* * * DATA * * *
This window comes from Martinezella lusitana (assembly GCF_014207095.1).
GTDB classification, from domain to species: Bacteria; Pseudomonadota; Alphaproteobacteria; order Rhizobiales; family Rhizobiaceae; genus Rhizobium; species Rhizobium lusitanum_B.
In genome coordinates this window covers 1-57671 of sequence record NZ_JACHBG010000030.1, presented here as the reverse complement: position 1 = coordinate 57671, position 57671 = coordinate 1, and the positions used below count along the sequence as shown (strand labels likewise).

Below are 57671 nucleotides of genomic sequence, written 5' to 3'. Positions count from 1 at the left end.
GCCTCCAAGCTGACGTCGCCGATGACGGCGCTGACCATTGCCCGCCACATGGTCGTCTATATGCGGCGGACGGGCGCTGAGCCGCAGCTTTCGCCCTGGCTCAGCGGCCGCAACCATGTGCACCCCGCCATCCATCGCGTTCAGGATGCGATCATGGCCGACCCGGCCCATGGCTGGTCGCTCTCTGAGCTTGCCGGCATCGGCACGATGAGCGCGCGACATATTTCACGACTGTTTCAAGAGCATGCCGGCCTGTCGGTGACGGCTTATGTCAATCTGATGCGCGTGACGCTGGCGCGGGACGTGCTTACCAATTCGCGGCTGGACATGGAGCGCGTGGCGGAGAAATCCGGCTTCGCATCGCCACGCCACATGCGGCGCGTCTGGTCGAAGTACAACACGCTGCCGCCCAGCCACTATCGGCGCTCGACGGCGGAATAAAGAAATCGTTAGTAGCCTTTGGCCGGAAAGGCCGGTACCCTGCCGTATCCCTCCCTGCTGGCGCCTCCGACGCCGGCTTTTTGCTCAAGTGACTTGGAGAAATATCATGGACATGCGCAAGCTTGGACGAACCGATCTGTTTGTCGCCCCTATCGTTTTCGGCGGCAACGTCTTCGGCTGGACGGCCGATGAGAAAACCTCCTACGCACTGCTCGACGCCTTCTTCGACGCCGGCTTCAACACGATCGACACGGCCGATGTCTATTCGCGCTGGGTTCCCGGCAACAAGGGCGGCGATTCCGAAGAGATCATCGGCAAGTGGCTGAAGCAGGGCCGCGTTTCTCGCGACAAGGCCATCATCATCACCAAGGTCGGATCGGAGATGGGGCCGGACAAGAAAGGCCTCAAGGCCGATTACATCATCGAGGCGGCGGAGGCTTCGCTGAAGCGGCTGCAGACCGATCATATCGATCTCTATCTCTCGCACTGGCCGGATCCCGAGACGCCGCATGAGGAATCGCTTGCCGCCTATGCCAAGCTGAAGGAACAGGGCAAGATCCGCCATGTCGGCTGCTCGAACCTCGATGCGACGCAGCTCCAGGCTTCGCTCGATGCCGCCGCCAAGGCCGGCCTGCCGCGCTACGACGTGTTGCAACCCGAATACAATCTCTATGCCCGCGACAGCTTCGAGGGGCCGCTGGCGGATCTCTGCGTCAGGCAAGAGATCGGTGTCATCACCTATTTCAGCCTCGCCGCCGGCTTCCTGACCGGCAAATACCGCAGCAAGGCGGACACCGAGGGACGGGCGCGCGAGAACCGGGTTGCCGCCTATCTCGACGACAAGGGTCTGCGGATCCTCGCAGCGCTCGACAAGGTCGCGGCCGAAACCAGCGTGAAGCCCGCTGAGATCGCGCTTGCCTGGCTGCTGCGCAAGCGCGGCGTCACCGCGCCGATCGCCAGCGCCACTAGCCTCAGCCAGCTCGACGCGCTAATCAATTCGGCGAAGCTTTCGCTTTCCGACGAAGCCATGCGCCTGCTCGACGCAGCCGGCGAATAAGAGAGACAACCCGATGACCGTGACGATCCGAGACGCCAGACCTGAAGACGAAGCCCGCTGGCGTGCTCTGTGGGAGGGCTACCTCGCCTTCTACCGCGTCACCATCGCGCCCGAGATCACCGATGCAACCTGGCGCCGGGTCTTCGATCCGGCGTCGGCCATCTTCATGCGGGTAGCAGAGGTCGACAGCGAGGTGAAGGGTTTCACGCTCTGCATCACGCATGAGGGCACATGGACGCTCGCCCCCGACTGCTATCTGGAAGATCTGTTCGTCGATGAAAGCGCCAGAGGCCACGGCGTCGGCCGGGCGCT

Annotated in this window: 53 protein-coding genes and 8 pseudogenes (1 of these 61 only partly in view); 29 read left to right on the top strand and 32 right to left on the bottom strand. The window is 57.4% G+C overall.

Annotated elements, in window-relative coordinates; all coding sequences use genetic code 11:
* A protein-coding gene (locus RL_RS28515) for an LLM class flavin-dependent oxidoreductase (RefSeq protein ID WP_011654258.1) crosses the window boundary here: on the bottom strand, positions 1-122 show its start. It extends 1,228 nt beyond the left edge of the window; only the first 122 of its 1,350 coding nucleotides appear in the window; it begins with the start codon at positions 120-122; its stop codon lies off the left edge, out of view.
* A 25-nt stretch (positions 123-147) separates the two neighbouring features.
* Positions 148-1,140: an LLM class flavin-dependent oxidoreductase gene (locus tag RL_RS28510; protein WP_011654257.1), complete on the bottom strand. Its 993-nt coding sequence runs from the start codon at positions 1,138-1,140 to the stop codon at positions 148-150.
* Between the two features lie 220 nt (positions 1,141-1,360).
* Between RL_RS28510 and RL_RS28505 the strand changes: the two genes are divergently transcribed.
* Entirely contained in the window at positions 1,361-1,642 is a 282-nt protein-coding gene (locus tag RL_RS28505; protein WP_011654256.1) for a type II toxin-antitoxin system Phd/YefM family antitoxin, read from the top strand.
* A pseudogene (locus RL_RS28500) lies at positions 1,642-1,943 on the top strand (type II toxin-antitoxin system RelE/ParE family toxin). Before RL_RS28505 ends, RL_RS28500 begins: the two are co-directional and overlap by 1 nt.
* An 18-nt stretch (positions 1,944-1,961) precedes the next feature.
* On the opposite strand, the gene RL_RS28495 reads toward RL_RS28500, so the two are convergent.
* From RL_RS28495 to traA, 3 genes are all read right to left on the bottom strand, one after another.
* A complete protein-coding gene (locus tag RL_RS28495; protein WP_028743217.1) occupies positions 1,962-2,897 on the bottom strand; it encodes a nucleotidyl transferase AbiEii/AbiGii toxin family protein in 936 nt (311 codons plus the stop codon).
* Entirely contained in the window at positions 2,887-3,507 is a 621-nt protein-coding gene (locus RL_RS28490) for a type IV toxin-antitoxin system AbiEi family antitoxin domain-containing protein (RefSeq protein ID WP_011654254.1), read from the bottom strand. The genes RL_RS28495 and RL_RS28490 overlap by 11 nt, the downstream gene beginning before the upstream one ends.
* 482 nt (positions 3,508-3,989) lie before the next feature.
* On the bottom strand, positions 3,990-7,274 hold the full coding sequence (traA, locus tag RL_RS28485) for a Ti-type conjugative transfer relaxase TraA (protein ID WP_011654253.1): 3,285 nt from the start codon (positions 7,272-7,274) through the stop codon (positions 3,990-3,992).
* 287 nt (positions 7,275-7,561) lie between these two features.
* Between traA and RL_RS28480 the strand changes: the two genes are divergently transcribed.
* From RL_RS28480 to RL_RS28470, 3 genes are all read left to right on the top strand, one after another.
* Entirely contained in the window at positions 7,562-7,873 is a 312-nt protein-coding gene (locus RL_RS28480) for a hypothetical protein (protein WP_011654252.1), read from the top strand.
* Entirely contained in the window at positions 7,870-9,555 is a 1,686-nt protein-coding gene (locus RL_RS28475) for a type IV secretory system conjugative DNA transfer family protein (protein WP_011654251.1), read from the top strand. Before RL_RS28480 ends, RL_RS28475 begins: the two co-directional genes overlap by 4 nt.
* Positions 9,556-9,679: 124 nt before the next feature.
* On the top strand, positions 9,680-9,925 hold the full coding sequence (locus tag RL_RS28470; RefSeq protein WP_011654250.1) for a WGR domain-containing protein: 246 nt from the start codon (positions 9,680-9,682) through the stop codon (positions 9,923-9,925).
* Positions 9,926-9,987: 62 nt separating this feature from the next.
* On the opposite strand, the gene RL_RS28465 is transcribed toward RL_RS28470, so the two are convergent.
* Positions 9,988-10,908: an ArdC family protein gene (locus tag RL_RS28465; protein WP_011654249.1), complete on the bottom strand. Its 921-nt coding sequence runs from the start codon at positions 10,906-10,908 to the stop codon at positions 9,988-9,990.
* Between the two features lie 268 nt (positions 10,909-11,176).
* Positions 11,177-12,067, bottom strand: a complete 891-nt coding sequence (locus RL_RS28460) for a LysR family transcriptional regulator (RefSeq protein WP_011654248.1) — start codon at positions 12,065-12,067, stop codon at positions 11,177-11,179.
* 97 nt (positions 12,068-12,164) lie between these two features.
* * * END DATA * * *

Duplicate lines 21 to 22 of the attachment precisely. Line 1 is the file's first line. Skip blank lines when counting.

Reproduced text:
* On the bottom strand, positions 3,990-7,274 hold the full coding sequence (traA, locus tag RL_RS28485) for a Ti-type conjugative transfer relaxase TraA (protein ID WP_011654253.1): 3,285 nt from the start codon (positions 7,272-7,274) through the stop codon (positions 3,990-3,992).
* 287 nt (positions 7,275-7,561) lie between these two features.